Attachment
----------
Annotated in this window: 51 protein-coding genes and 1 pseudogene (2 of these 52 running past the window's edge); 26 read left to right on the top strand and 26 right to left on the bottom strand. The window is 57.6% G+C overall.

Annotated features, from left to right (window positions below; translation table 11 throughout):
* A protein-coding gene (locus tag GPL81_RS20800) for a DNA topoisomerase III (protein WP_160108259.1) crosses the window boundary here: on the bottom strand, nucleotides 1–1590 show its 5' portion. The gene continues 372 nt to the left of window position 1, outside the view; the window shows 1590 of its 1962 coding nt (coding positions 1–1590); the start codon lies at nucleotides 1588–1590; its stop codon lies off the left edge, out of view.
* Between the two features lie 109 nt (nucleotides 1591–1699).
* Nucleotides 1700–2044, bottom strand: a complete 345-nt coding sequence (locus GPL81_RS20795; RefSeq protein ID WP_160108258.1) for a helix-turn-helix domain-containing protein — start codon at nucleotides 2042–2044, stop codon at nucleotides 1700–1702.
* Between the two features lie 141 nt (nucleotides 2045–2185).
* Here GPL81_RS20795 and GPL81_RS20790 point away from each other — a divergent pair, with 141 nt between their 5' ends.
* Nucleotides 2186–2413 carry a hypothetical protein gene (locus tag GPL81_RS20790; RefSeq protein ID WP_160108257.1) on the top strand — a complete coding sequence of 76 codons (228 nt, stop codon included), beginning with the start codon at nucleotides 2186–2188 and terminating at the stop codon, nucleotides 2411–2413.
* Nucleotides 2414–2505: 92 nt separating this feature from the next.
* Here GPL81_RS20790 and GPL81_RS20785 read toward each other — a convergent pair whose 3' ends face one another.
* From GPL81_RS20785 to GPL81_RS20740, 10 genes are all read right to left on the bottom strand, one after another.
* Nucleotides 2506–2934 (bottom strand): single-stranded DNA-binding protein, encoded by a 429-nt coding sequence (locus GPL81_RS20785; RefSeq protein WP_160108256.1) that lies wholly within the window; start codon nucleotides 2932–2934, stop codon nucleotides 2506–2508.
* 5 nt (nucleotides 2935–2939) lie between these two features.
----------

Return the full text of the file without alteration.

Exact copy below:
Annotated in this window: 51 protein-coding genes and 1 pseudogene (2 of these 52 running past the window's edge); 26 read left to right on the top strand and 26 right to left on the bottom strand. The window is 57.6% G+C overall.

Annotated features, from left to right (window positions below; translation table 11 throughout):
* A protein-coding gene (locus tag GPL81_RS20800) for a DNA topoisomerase III (protein WP_160108259.1) crosses the window boundary here: on the bottom strand, nucleotides 1–1590 show its 5' portion. The gene continues 372 nt to the left of window position 1, outside the view; the window shows 1590 of its 1962 coding nt (coding positions 1–1590); the start codon lies at nucleotides 1588–1590; its stop codon lies off the left edge, out of view.
* Between the two features lie 109 nt (nucleotides 1591–1699).
* Nucleotides 1700–2044, bottom strand: a complete 345-nt coding sequence (locus GPL81_RS20795; RefSeq protein ID WP_160108258.1) for a helix-turn-helix domain-containing protein — start codon at nucleotides 2042–2044, stop codon at nucleotides 1700–1702.
* Between the two features lie 141 nt (nucleotides 2045–2185).
* Here GPL81_RS20795 and GPL81_RS20790 point away from each other — a divergent pair, with 141 nt between their 5' ends.
* Nucleotides 2186–2413 carry a hypothetical protein gene (locus tag GPL81_RS20790; RefSeq protein ID WP_160108257.1) on the top strand — a complete coding sequence of 76 codons (228 nt, stop codon included), beginning with the start codon at nucleotides 2186–2188 and terminating at the stop codon, nucleotides 2411–2413.
* Nucleotides 2414–2505: 92 nt separating this feature from the next.
* Here GPL81_RS20790 and GPL81_RS20785 read toward each other — a convergent pair whose 3' ends face one another.
* From GPL81_RS20785 to GPL81_RS20740, 10 genes are all read right to left on the bottom strand, one after another.
* Nucleotides 2506–2934 (bottom strand): single-stranded DNA-binding protein, encoded by a 429-nt coding sequence (locus GPL81_RS20785; RefSeq protein WP_160108256.1) that lies wholly within the window; start codon nucleotides 2932–2934, stop codon nucleotides 2506–2508.
* 5 nt (nucleotides 2935–2939) lie between these two features.